Should Christians “go green?” Is environmentalism a moral issue? I can only give my opinion on these and similar questions.
Instead of framing the ideas presented by some environmentalists as a moral issue, I tend to see it as a spiritual issue. Our morality is rarely linked to the environment; sometimes, but rarely. Instead, what becomes healthy and good for us spiritually? I believe scripture points us to a balance. There are several factors to consider when looking at this; First, God did indeed put humans in charge of the earth, which included animals, plants, and the earth itself. Second, He built the earth to be resilient.
The first point means that we are at the top of the consideration when looking at environmental matters. Humans are the pinnacle of this earthly creation, and we were to have a ruler-ruled relationship with the rest of creation. That means humans are always to be considered before anything else (whales, fish, plants, etc…) and also we are more fulfilled when we are stepping up and safeguarding the environment.
The second point means that the environment is far from fragile. It is designed to be resilient. For example when a volcano erupts the gases and effects of the eruption, the ripping of the earth, the physical steam, ash, etc… are devastating in the short term, but long term, the earth adapts. Take an oil spill caused by humans; oil is actually a natural substance. There is indeed a shock to the environment if oil is suddenly introduced in mass amounts, but it will recover.
The answer then is a balance; we shouldn’t be panicked over the environment, but we are indeed connected to it in a way that should make us responsible. If we exercise our responsibility we also reap spiritual fulfillment. Look at it this way; Adam was designed to be placed in the garden of Eden. He named each animal, and was surrounded by perfect nature. We, his descendents, can find working with animals, or plants, or cultivating land, or even just being out in nature very fulfilling in a very basic way.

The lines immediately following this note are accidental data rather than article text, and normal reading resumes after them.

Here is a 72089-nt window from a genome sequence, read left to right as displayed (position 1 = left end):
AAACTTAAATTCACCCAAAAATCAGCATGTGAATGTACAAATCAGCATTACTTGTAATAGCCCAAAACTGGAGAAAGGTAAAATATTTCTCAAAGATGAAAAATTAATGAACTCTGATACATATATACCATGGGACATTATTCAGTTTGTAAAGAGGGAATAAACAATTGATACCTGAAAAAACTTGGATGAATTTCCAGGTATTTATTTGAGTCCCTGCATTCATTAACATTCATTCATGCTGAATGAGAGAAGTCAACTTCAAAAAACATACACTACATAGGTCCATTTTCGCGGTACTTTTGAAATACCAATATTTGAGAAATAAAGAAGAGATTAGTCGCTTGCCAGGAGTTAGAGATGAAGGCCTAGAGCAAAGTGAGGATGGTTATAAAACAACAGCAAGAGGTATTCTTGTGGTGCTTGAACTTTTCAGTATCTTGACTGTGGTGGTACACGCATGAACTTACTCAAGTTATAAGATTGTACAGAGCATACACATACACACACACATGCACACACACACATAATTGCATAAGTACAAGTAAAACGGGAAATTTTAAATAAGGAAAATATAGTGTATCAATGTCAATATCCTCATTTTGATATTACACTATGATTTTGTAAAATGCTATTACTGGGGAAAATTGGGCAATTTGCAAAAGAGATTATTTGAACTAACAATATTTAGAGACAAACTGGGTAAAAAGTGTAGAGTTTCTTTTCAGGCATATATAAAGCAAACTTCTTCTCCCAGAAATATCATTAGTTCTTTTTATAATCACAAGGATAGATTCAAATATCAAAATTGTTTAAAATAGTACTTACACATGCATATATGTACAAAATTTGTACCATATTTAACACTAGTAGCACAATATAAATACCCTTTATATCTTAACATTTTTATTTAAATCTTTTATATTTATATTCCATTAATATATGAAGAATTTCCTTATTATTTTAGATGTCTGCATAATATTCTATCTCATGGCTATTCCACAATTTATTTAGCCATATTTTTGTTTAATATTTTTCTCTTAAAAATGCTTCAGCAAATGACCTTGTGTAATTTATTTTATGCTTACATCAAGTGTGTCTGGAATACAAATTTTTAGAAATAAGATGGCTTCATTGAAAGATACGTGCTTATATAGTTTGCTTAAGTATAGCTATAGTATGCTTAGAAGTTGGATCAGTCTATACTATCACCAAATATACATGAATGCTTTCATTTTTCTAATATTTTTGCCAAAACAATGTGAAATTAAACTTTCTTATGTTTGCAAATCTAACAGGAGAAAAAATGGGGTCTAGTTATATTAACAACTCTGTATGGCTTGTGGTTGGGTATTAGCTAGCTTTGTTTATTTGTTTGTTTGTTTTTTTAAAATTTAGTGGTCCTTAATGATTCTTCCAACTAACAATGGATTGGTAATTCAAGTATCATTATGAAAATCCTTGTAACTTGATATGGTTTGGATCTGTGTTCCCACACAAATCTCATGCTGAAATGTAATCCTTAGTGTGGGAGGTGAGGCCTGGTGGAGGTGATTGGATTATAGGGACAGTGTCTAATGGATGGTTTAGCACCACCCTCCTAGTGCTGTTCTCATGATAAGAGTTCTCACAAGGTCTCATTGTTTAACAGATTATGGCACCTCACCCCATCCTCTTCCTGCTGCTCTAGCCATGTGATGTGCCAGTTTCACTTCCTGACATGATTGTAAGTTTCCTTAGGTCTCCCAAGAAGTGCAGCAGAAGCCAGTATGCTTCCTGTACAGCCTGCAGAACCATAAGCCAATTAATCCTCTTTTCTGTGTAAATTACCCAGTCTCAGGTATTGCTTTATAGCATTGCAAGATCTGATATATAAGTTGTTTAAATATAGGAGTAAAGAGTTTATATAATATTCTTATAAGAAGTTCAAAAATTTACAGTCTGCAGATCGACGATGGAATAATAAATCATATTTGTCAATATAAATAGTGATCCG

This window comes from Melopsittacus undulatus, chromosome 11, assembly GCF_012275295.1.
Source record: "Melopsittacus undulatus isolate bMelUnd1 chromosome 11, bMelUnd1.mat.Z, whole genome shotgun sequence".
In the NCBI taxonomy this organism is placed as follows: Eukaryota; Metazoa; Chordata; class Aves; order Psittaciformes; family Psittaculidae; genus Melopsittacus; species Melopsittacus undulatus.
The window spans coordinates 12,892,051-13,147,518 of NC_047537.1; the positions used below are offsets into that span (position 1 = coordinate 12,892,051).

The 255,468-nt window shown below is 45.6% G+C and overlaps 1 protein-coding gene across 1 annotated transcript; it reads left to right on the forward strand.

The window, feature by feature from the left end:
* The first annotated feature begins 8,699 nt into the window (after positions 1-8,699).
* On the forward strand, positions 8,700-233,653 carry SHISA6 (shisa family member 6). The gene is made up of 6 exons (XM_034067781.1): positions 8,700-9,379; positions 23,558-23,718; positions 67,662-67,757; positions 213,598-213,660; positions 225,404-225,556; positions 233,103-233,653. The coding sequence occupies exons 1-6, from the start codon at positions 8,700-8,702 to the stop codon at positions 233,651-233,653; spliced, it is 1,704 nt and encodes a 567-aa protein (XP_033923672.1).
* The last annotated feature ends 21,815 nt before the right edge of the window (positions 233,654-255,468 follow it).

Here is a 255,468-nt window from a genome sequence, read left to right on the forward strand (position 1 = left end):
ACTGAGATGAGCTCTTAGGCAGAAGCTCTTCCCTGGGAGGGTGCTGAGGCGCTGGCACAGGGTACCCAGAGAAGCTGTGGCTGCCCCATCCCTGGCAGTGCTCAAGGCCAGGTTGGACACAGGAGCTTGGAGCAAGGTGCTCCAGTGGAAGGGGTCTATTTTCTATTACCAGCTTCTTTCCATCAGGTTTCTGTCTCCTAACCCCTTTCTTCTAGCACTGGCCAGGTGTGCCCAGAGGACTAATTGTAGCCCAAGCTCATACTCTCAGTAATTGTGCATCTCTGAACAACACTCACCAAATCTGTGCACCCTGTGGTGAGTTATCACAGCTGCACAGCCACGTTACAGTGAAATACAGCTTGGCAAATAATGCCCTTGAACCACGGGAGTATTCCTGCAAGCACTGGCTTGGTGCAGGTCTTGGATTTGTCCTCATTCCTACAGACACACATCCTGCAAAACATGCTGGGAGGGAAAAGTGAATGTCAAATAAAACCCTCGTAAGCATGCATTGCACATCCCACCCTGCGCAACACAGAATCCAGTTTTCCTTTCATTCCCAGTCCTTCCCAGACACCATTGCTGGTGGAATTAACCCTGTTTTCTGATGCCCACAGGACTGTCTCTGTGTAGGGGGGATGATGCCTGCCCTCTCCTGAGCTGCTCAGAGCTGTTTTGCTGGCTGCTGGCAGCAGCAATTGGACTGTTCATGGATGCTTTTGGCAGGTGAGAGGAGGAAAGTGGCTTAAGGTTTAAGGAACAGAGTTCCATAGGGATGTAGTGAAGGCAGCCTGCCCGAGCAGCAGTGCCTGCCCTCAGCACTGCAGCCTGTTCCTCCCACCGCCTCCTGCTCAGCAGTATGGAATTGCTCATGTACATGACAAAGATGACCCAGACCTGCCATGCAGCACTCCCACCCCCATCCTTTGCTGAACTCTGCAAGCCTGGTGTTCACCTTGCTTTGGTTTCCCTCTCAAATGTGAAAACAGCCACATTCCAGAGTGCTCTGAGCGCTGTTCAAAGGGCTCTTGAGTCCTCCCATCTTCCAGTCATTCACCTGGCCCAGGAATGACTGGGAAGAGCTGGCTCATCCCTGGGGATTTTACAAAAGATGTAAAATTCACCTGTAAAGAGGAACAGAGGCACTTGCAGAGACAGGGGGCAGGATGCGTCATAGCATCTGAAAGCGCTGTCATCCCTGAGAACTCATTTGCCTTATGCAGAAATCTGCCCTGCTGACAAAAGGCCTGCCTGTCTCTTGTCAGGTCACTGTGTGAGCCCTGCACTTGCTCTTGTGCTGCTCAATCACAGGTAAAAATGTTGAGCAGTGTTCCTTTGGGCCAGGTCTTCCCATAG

That brings us back to environmentalism. There are some “duh” aspects to this, and non-fanatical ways to approach supporting and helping the environment. Is it a moral issue if I use a plastic bag instead of using my own reusable canvas bag at the grocery store? No, but there is the fact to face that plastic bags are one of the banes of our existence. They clutter our houses and blow down the streets like urban tumbleweeds. They wind up in our water systems, and even get hung up in trees. Plus, if you think littering is no big deal, get a dog you love and try walking it down a street, pretty soon you are going to “get” why littering is irresponsible and frustrating.
Jesus didn’t just come here to fix us, His sacrifice is ultimately going to save and fix the whole of creation. He cares about the physical earth, why shouldn’t we? That being said, humans are the main concern of Jesus, He became human. Jesus was so “down to earth” about things, we should be the same way. We were meant to have an awesome responsibility, and also to enjoy the physical world. We shouldn’t stress about the environment, nor become fanatical about it (fanaticism often leads to a from of idolatry). The balanced approach is the best approach for us and the environment.